where the subscript *j* labels the qubits, and *g*_{jk} are some complex constants. We also have assumed the polarized qubits have the system Hamiltonian of the form

$$H_{S}=\sum\limits_{j}{h_{j}Z_{j}}$$

,

where the exact values of *h*_{j} is not relevant here. The important point is that it commutes with other terms [*H*_{S}, *H*_{SB} + *H*_{B}] = 0, and hence not relevant in the following discussion.

According to the previous section, the quantity of interest is

$$\tilde{H}_{SB}\left( \tau \right)=\sum\limits_{jk}{Z_{j}\left( g_{jk}a_{k}e^{-i\omega _{k}\tau}+g_{jk}^{*}a_{k}^{\dagger}e^{i\omega _{k}\tau} \right)}$$

.

#### Collective Noise

Here we see that to have the condition *H̃*_{SB}(*τ*)∣*Q**u**b**i**t**s*⟩ ⊗ ∣*B**a**t**h*⟩ = 0, one possible way is to have the noise acting **collectively** for the involved qubits. In other words, we require *g*_{jk} → *g*_{k}, and hence

$$\tilde{H}_{SB}\left( \tau \right)=\left( \sum\limits_{j}{Z_{j}} \right)\otimes \sum\limits_{k}{\left( g_{k}a_{k}e^{-i\omega _{k}\tau }+g_{k}^{*}a_{k}^{\dagger}e^{i\omega _{k}\tau } \right)}$$

.

The decoherence-free subspace can be constructed within the degenerated eigenstates (with zero as the eigenvalue) of the total magnetization operator ∑_{j}*Z*_{j}.

The physical question about this collective noise assumption is that *how can this happen*? One possible way is that all of the qubit degrees of freedom are localized at one location, so in principle all qubits "see" the same environment. Alternatively, we may regard the bath as a quantum field (e.g. phonon field), and there exists an intrinsic cut-off frequency *ω*_{c}. Suppose the physical qubits are distributed within a distance shorter than the length scale defined by the cut-off frequency, then the bath cannot see the spatial distribution of the qubits and hence act collectively. However these two scenarios are not very likely in the current experimental situations.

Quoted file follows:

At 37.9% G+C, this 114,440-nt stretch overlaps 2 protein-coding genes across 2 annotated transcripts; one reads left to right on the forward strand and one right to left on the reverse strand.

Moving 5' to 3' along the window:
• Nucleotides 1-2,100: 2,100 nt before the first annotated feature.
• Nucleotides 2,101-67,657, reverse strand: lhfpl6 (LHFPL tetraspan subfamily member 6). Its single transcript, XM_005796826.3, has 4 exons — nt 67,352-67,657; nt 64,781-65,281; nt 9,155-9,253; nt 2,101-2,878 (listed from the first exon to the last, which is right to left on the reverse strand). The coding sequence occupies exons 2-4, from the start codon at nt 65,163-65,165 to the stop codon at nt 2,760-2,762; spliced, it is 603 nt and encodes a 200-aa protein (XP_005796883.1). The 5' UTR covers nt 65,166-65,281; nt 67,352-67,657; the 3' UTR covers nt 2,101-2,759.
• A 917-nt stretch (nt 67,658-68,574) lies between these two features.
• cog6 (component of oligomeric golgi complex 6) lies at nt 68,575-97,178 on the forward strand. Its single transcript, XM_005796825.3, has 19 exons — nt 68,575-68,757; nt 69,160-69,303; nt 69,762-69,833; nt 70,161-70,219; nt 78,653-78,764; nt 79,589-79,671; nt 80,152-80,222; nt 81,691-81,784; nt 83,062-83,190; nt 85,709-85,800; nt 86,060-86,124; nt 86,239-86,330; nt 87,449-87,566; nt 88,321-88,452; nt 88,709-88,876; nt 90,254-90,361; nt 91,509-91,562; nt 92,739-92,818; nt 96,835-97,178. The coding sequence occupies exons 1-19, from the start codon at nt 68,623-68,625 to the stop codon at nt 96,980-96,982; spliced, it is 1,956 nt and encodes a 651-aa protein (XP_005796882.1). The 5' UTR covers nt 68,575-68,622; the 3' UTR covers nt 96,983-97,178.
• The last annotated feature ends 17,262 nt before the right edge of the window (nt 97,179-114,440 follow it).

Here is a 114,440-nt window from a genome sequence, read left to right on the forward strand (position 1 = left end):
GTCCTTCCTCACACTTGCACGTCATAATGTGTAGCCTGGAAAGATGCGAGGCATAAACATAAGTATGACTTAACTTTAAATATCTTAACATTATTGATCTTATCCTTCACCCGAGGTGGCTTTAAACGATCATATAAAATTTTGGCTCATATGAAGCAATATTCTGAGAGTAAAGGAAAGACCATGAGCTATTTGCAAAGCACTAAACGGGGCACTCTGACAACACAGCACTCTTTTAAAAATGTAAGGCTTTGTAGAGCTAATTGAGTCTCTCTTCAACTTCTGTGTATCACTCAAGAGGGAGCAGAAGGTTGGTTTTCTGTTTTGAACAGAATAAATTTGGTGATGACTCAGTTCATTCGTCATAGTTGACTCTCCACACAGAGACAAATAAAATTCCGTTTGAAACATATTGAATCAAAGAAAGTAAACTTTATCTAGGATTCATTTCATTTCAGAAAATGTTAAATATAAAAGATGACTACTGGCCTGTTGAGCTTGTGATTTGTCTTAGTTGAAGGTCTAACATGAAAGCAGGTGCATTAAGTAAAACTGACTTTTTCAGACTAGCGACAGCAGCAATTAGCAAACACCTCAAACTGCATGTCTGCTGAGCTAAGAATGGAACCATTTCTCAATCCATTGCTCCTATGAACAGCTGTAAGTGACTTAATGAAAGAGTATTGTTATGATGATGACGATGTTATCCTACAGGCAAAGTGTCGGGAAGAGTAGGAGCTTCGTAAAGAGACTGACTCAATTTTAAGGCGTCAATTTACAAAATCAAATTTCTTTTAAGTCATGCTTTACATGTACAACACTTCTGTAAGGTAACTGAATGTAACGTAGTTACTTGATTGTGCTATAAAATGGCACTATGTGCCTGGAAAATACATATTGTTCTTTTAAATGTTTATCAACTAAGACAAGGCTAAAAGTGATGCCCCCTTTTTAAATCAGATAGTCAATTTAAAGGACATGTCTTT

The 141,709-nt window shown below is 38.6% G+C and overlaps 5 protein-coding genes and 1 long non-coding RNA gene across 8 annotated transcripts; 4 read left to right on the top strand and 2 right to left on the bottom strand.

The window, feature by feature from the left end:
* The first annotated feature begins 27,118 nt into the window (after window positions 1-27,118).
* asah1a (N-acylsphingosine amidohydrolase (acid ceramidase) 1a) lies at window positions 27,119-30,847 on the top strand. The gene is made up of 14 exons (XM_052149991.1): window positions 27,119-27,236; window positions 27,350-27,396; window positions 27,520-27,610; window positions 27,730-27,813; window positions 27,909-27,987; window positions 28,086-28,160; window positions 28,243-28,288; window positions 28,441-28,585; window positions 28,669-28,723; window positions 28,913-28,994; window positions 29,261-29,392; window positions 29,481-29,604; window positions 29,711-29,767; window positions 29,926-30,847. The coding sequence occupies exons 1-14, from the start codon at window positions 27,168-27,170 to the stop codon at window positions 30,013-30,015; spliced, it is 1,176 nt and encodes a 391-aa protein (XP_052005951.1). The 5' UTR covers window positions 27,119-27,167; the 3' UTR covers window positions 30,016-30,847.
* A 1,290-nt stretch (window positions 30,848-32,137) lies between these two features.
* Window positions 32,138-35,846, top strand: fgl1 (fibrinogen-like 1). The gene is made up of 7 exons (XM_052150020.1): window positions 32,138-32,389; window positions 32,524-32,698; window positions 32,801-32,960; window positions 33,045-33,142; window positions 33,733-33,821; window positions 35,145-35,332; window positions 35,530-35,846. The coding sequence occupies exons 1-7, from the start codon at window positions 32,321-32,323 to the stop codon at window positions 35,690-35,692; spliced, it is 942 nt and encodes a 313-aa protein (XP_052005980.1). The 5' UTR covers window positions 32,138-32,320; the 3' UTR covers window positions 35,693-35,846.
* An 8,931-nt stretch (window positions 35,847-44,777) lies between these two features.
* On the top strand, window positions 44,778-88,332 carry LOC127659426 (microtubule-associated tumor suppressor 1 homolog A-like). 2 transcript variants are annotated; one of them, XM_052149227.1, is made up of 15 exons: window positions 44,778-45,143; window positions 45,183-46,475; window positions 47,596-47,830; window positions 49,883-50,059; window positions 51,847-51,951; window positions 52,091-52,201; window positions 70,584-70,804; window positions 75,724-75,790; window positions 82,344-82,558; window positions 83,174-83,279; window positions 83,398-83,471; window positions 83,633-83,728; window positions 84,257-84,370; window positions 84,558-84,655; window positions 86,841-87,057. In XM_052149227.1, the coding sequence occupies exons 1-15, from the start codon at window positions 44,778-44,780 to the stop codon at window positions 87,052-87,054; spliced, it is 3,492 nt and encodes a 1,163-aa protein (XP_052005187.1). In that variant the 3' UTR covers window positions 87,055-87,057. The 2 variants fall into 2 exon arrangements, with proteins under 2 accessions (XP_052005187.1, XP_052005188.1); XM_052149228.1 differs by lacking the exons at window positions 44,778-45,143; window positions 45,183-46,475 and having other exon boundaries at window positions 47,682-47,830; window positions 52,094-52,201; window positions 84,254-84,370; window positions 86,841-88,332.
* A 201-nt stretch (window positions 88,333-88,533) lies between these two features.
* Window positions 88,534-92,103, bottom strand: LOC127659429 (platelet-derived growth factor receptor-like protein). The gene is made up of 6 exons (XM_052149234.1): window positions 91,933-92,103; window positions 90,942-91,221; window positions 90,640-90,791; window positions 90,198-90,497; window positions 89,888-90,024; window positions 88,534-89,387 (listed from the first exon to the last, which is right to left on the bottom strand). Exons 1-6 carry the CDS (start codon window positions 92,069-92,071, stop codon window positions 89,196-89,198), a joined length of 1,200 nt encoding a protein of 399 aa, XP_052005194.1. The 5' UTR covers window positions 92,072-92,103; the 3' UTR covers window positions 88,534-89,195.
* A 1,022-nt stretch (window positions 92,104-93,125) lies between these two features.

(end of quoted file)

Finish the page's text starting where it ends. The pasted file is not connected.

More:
#### Effective Collective Noise

In the above discussion, we have focused on the condition

*H̃*_{SB}(*τ*)∣*Q**u**b**i**t**s*⟩ ⊗ ∣*B**a**t**h*⟩ = 0

for *all* *τ* ≤ *t*. However this is a sufficient condition but not necessary for achieving the purposes of decoherence-free encoding. It is possible that decoherence-free subspace be developed when time is sufficiently long.

As an example, suppose we consider the excitations of the bath has a linear dispersion relation *ω*_{k} = *c**k*, and the coupling contains position information in the phase factor

*g*_{jk} → *g*_{k}*e*^{ikrj}

, which means that the interaction is point-like.

In the limit *t* → ∞ (practically, when the time is sufficiently long), then the resonating mode (further details see Yung 2007) is the long wavelength mode *k* → 0, and the position information will be lost, i.e. *e*^{ikrj} → 1. In this case, there is no noise in the decoherence-free subspace. Physically, the time scale has to be at least longer than the minimum time required for the bath to transfer information, which is roughly given by *d*/*c*, where *d* is the qubit-qubit separation and *c* is the wave speed.

### Reference

M.-H. Yung, Independent Noise Approximation for Spin-Boson Decoherence, arXiv:0707.2779.